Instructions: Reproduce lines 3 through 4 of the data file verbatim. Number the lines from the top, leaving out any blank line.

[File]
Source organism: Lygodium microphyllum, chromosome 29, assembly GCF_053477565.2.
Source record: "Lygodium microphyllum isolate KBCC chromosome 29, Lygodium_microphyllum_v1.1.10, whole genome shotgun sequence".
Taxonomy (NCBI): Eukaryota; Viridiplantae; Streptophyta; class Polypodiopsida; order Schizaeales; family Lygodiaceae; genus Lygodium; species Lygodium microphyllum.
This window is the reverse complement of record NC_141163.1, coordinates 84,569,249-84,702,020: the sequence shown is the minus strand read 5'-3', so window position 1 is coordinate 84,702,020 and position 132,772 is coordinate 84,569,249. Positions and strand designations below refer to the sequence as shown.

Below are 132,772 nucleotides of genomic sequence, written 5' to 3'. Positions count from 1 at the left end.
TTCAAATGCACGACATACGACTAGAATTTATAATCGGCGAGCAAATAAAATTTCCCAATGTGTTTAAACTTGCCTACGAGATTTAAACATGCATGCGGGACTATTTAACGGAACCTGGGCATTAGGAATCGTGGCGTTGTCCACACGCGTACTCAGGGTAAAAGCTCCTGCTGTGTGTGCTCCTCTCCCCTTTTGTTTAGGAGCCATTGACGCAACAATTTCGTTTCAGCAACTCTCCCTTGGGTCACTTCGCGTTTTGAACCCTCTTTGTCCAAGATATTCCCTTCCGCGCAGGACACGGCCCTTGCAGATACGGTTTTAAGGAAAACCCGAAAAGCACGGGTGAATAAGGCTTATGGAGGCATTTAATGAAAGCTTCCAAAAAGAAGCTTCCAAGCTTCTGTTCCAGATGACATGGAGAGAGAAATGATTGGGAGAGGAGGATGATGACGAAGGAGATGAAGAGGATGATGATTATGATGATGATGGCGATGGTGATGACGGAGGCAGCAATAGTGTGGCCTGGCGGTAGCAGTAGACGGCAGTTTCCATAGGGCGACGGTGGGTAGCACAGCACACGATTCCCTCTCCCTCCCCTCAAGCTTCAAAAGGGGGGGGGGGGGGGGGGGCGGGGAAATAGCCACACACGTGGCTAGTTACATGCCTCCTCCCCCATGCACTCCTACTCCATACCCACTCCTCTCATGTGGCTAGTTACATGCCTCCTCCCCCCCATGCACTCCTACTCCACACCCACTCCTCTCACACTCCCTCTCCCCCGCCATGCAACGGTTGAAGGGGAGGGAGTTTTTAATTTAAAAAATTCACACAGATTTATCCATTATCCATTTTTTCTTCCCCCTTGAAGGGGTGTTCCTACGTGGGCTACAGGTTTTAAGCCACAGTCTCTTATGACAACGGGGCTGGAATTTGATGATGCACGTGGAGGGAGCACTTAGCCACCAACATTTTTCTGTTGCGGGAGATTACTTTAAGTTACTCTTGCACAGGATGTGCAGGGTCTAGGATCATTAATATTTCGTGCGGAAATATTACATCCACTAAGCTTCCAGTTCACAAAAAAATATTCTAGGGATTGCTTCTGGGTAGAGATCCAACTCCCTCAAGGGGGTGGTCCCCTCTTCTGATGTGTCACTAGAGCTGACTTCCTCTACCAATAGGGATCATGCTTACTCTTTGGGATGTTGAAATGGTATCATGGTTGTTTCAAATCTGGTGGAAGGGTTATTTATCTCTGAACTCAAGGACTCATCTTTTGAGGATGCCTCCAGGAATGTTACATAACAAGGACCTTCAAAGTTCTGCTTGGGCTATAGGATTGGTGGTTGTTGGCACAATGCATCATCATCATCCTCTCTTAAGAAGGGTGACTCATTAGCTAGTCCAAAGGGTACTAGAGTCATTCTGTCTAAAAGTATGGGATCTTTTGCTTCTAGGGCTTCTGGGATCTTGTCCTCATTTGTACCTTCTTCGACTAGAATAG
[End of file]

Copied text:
Taxonomy (NCBI): Eukaryota; Viridiplantae; Streptophyta; class Polypodiopsida; order Schizaeales; family Lygodiaceae; genus Lygodium; species Lygodium microphyllum.
This window is the reverse complement of record NC_141163.1, coordinates 84,569,249-84,702,020: the sequence shown is the minus strand read 5'-3', so window position 1 is coordinate 84,702,020 and position 132,772 is coordinate 84,569,249. Positions and strand designations below refer to the sequence as shown.